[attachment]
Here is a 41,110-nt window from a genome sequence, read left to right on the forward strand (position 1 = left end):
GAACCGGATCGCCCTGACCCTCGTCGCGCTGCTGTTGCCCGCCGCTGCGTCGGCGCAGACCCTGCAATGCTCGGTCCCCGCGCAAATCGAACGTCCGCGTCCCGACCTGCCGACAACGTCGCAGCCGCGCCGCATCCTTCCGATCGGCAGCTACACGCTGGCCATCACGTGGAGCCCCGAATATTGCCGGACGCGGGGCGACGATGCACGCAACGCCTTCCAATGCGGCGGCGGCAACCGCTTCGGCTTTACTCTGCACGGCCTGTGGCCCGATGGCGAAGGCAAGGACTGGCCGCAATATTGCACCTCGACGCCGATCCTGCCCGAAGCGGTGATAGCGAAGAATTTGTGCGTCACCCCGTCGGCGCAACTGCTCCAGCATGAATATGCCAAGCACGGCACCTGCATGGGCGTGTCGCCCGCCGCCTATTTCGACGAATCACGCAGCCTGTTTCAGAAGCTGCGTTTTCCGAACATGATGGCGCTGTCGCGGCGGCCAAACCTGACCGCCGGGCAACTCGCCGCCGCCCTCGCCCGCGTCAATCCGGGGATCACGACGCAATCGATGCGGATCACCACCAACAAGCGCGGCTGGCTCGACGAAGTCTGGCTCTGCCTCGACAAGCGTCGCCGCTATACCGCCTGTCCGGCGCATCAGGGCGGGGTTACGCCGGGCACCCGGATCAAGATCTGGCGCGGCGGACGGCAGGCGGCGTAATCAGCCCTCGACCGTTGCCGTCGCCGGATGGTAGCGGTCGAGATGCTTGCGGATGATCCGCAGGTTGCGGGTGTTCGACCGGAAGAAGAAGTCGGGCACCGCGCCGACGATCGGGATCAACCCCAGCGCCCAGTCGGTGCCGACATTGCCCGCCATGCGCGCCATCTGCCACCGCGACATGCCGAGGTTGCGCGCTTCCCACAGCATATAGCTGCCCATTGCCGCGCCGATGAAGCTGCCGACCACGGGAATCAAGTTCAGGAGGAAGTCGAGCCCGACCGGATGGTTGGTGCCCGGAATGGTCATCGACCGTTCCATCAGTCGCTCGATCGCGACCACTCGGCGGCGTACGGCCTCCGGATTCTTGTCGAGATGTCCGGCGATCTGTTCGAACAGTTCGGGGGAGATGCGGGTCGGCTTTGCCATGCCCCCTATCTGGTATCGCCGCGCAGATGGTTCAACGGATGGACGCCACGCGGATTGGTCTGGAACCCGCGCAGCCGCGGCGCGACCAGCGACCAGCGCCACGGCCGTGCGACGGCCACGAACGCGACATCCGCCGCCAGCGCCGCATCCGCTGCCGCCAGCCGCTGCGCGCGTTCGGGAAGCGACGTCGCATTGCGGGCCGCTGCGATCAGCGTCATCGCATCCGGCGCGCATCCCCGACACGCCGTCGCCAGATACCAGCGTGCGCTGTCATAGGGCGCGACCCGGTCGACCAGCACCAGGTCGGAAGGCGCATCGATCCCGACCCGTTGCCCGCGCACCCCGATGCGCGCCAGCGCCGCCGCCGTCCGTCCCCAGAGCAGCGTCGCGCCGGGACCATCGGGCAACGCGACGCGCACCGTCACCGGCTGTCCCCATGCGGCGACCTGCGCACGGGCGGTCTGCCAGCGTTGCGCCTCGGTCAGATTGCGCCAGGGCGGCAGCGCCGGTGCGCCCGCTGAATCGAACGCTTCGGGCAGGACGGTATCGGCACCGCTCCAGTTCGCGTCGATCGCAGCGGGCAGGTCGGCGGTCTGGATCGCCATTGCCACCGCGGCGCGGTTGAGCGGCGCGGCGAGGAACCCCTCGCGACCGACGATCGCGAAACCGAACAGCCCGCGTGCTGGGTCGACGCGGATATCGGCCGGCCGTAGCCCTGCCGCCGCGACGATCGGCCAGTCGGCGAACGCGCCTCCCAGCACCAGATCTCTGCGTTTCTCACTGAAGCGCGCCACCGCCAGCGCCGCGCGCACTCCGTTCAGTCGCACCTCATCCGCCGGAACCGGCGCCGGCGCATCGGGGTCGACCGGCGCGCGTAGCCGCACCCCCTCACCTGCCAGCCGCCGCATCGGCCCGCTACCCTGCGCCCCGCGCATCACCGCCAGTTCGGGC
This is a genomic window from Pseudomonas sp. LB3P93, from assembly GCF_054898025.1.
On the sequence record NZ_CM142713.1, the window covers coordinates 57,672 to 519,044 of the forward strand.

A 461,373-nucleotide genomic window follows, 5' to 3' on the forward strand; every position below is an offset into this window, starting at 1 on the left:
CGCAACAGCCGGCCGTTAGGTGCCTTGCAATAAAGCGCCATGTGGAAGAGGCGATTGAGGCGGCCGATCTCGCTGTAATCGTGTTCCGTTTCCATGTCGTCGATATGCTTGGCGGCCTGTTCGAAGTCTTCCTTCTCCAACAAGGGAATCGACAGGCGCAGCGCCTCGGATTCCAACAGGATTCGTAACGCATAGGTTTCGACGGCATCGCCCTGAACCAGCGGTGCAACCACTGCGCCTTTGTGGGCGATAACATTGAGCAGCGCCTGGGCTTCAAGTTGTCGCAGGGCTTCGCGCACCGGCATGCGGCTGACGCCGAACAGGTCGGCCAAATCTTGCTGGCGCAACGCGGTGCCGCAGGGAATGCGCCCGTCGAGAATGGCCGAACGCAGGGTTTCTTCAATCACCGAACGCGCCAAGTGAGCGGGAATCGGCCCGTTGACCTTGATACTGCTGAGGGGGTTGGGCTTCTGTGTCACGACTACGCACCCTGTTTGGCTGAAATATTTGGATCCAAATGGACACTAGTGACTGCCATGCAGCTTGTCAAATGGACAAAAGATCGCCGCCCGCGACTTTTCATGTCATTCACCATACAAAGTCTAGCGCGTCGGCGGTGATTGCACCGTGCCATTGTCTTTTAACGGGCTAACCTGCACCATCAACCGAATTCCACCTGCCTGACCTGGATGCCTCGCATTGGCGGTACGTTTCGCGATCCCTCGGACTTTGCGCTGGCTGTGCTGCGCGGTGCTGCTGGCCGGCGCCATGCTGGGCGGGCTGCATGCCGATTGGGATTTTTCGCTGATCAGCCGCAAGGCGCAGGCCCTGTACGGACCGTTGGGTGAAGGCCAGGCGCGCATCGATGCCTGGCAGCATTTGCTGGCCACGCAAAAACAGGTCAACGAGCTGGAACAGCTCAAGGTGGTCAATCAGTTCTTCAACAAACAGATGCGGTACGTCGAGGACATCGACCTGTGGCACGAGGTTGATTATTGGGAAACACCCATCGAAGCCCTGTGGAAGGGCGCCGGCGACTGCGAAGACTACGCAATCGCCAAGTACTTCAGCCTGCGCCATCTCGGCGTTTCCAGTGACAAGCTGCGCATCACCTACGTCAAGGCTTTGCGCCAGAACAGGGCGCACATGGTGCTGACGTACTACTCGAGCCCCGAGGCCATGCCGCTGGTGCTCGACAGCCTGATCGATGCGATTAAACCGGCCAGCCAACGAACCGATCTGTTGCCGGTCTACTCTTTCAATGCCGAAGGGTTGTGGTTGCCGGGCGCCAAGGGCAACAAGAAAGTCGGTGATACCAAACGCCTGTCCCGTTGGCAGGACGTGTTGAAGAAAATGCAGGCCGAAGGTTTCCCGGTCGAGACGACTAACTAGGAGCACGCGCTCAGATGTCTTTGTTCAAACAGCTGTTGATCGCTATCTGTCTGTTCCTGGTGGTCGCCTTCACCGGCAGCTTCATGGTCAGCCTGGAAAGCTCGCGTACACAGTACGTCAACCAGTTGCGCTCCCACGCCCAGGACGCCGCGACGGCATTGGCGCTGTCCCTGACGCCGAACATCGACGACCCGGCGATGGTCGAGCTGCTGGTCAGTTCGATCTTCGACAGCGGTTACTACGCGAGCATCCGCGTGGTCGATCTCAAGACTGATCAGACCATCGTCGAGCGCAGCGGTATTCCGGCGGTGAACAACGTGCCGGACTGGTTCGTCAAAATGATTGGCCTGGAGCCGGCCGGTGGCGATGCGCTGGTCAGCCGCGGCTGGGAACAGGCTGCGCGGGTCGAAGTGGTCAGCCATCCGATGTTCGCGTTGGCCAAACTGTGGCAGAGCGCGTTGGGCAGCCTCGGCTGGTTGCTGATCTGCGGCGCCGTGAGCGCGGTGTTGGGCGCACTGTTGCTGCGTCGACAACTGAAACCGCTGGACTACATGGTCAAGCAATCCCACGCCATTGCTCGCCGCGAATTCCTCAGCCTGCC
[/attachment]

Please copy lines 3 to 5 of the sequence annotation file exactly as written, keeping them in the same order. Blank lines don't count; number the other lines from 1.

This is a genomic window from Pseudomonas sp. LB3P93, from assembly GCF_054898025.1.
On the sequence record NZ_CM142713.1, the window covers coordinates 57,672 to 519,044 of the forward strand.

A 461,373-nucleotide genomic window follows, 5' to 3' on the forward strand; every position below is an offset into this window, starting at 1 on the left: